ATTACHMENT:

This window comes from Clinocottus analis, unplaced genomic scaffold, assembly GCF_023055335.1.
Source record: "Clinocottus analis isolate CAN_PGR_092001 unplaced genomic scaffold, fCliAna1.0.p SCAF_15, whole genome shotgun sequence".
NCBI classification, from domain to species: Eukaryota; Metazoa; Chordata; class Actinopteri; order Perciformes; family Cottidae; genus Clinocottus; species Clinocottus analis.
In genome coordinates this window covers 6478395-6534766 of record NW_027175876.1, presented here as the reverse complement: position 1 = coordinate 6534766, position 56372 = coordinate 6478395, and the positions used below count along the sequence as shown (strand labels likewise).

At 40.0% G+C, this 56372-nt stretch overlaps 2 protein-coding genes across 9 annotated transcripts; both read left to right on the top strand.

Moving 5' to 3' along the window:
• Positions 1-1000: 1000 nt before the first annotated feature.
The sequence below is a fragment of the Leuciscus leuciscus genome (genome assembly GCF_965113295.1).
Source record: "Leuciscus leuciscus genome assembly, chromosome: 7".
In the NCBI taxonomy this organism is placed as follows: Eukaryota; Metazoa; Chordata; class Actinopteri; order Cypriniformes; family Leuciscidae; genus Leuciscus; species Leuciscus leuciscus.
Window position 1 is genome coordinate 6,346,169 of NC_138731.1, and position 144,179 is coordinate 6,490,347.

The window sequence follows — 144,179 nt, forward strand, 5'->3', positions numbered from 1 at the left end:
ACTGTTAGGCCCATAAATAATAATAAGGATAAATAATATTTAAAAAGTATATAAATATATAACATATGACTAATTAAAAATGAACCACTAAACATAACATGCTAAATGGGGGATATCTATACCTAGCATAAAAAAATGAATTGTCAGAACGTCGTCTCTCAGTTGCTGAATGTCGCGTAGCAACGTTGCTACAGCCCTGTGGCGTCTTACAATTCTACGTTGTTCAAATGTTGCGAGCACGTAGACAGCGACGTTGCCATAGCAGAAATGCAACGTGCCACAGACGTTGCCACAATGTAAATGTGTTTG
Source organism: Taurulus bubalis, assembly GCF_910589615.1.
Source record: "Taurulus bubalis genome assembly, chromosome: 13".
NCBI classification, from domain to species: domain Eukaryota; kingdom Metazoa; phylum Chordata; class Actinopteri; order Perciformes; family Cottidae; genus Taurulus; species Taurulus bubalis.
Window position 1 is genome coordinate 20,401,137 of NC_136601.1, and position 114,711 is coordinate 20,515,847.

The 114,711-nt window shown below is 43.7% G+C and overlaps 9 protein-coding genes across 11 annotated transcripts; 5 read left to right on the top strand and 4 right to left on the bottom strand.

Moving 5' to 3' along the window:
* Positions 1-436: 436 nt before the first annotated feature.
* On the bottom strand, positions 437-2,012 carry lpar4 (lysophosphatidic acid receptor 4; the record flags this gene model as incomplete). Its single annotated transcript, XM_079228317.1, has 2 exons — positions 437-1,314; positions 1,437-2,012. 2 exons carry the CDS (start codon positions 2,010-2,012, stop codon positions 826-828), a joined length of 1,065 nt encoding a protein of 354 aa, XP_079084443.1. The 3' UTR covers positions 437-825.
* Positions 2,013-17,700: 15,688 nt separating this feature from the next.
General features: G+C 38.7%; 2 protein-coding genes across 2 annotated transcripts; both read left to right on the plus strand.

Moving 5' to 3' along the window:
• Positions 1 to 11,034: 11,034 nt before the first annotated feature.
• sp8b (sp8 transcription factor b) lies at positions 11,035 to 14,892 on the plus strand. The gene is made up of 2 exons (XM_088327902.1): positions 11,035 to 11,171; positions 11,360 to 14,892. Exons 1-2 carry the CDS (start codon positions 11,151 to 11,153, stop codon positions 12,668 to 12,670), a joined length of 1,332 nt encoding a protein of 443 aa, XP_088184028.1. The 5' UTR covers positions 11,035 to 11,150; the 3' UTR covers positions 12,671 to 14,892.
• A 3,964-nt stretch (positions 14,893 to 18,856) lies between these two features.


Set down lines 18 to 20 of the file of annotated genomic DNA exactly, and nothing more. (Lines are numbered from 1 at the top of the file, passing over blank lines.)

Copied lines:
The 114,711-nt window shown below is 43.7% G+C and overlaps 9 protein-coding genes across 11 annotated transcripts; 5 read left to right on the top strand and 4 right to left on the bottom strand.

Moving 5' to 3' along the window:
* Positions 1-436: 436 nt before the first annotated feature.